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on 1 November 1997
Schnarch, David. Passionate Marriage. New York: Norton, 1997, 432p.

Passionate Marriage David Schnarch introduces us to a form of sex therapy that goes beyond the sensate focus approach on which modern sexual therapy has been based in order to get to the heart of how couples become present with each other. Some couples have the tendency to focus on the mechanics of sex: achieving an erection in males and lubrication in females, and the follow through to orgasm. Schnarch says this misses the entire point of sex which is the emotional and intimate connection that provides contact and facilitates growth in relationship.

Through the establishment of self validation and personal integrity through differentiation* Schnarch encourages individuals in committed relationships to maintain a sense of self that sets the boundaries, desires, and goals for their interaction. This done he encourages them to bring their sperate selves together in a way that enables them to maintain their individual integrity while giving and accepting attention and affection and making contact with each other that allows them to use their sexual togetherness to relate to each other.

Specific tools recommended by Schnarch to promote intimacy include: hugging till relaxed, eyes open foreplay; mental dimensions of sexual experience, eyes open orgasm, making contact during sex, as well as "doing and being done."

Of hugging till relaxed he says a great deal can be learned about how two people hug each other. He notes that some of his clients absolutely could not stand to continue a hug for more than a few seconds before coming to therapy. Schnarch looks at reasons why some people might be uncomfortable with this type of touching in order to uncover the emotional and mental dramas that prevent intimacy. Similarly he notes how some couples have never considered the possibility of being in the moment, with the light on and with their eyes open during foreplay, intercourse, and orgasm. He notes that state that the majority of those questioned have not experienced orgasm while looking at their partners and many consider it unthinkable to do so and that he has even been challenged by other sex therapist who think "eyes open orgasm" is of little value.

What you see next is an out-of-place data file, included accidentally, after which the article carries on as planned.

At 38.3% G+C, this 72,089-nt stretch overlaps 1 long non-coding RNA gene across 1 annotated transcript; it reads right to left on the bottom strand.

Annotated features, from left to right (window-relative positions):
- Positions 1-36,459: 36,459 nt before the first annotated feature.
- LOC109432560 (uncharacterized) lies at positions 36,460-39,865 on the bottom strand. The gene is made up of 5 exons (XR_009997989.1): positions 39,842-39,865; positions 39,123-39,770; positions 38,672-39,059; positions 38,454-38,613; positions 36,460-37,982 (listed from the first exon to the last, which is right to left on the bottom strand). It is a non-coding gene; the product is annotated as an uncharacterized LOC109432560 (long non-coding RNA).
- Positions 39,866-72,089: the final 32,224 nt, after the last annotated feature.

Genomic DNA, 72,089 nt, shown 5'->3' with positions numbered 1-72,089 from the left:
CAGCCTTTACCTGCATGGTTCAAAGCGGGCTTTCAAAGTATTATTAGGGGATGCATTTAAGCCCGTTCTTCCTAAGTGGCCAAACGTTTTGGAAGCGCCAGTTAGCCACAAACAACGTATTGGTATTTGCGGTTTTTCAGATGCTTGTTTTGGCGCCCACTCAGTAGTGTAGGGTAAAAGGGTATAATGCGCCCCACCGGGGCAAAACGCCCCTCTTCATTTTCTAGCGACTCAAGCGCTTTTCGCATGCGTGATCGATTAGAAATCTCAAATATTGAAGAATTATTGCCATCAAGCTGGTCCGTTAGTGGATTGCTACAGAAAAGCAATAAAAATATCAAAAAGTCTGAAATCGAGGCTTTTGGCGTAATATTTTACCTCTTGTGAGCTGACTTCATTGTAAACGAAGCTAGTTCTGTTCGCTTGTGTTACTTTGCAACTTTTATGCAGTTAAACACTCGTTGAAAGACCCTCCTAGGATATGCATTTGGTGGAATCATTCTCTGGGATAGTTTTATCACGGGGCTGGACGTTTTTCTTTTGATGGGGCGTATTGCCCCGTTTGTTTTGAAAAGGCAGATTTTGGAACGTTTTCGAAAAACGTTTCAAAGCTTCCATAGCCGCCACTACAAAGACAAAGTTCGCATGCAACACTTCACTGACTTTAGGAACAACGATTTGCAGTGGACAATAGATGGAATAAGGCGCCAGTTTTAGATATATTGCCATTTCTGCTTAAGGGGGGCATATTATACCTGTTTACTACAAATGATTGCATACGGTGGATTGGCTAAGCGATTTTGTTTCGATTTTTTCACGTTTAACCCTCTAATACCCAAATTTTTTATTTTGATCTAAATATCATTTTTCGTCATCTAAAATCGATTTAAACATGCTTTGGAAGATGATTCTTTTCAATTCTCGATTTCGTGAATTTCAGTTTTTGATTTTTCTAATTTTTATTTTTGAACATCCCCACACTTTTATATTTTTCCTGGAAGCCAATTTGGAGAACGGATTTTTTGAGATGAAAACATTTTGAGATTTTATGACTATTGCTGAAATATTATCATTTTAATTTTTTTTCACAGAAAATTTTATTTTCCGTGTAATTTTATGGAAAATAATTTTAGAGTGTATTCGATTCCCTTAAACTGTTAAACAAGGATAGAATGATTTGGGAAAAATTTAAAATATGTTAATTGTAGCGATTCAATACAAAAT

Of "doing and being done" he states:

"Doing is consistently described as: (a) moving into your partner, (b) tasting his or her essence, (c) ravishing him/her with fervor and generosity, (d) sending him or her to the edge, and (e) experiencing your own eroticism in the process. Doing someone is pleasurable in itself, but your partner reciprocates by receiving." (264)

He adds that: "Being done involves surrender, union, and the power of receiving" (266)

Schnarch believes sexuality is an opportunity for self enrichment and discovery through connection with other. Sometimes it is thwarted because of childhood traumas that hide in the psyche and sabotage individual's ability to be present, in the moment, during intimate or sexual exchanges. Often control issue dramas or elaborate defense mechanisms prevent connections.

Schnarch also states that couples always have the same level of differentiation, and that it is not true, as some maintain when entering therapy, that one is more differentiated than the other. Because of this, when one member of the couple grows the other is forced to. Schnarch draws two circles in a diagram to explain how this works. The inner circle he calls the "comfort circle," the outer one, "the growth circle."

He states that often individuals fight for years to prevent moving into the growth circle because of the turmoil that comes into relationships when that path is taken, however he also notes that if they refuse to grow the relationship will fail. He encourages couples to enter the growth circle without the battle of wills that often mark the boundaries of war that overpower relationships. He states that doing so on a regular basis when problems are small, enables couples to deal with relationship and individual issues before they get too large and frightening to face. He further notes that doing so expands their ability to accept and embrace change so that when real life threatening changes come along, couples are prepared to face them.

Schnarch speaks of marriage as "The Sexual Crucible," a container in which the individuals in a committed relationship can change within the bonds of matrimony. He gives advice on how couples can "hold on" to themselves during arguments, instead of reacting and escalating them.

One key to holding onto yourself is to stop disproving that there is "something wrong with you" or claiming that you're good enough the way you are. Stop inviting your partner to "prove" you need to change. People don't change when they feel under attack --- and defending yourself invites attack. The issue isn't whether you're good enough the way you are. It's a question of who you want to be. (337)